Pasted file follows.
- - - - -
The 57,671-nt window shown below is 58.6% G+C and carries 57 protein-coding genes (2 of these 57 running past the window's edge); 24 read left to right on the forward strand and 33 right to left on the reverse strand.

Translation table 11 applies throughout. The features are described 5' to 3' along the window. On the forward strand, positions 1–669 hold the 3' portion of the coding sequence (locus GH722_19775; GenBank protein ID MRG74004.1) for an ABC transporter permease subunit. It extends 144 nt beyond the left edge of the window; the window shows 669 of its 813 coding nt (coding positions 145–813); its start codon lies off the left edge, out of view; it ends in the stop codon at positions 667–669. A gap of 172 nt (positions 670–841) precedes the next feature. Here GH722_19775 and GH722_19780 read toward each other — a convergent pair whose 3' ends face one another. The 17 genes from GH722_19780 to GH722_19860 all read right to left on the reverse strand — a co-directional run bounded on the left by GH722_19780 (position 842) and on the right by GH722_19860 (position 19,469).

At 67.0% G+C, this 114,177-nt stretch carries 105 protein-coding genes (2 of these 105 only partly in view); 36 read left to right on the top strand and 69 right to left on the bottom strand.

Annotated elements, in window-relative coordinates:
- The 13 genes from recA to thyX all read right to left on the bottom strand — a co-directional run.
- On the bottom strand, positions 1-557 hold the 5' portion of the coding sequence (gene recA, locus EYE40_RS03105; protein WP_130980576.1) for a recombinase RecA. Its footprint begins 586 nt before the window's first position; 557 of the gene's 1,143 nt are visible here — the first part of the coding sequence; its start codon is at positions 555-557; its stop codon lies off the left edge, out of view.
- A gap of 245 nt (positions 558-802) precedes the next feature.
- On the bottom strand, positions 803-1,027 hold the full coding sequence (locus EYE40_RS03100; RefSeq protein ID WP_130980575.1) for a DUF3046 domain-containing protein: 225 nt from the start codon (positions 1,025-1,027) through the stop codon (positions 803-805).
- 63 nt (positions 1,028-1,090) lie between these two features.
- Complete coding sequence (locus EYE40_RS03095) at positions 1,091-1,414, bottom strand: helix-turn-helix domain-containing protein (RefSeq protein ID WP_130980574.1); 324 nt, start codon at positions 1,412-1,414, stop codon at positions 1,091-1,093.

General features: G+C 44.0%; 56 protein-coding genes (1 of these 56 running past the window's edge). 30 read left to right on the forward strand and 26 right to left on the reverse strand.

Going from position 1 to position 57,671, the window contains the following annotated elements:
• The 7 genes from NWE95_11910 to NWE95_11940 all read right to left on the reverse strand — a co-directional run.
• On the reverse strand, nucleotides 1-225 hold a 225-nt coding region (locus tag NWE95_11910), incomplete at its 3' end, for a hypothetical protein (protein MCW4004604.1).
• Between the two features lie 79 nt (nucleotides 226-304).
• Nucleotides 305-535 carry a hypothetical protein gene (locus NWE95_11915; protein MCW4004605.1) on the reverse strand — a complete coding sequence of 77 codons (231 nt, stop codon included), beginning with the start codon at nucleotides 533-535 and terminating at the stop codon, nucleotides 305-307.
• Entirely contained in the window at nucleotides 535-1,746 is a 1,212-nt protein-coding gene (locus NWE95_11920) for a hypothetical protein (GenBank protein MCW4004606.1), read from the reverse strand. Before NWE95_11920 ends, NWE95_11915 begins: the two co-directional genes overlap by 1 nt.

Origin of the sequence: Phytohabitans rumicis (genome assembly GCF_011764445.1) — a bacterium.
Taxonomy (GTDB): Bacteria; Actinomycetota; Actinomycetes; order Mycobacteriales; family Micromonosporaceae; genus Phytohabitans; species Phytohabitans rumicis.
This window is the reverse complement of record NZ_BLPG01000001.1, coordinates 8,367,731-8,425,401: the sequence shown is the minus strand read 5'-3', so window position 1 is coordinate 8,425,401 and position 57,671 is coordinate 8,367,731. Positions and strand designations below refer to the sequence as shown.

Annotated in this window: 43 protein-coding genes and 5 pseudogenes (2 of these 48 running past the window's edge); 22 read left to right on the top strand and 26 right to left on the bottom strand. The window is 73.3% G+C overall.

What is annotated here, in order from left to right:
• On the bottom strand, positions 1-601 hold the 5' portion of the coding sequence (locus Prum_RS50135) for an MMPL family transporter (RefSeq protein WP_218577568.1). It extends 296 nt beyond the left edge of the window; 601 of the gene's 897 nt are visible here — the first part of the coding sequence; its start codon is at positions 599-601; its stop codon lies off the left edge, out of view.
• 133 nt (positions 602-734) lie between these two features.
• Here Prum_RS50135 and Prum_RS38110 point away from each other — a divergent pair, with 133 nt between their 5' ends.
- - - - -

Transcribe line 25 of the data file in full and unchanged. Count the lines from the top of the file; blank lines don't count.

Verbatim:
• Here Prum_RS50135 and Prum_RS38110 point away from each other — a divergent pair, with 133 nt between their 5' ends.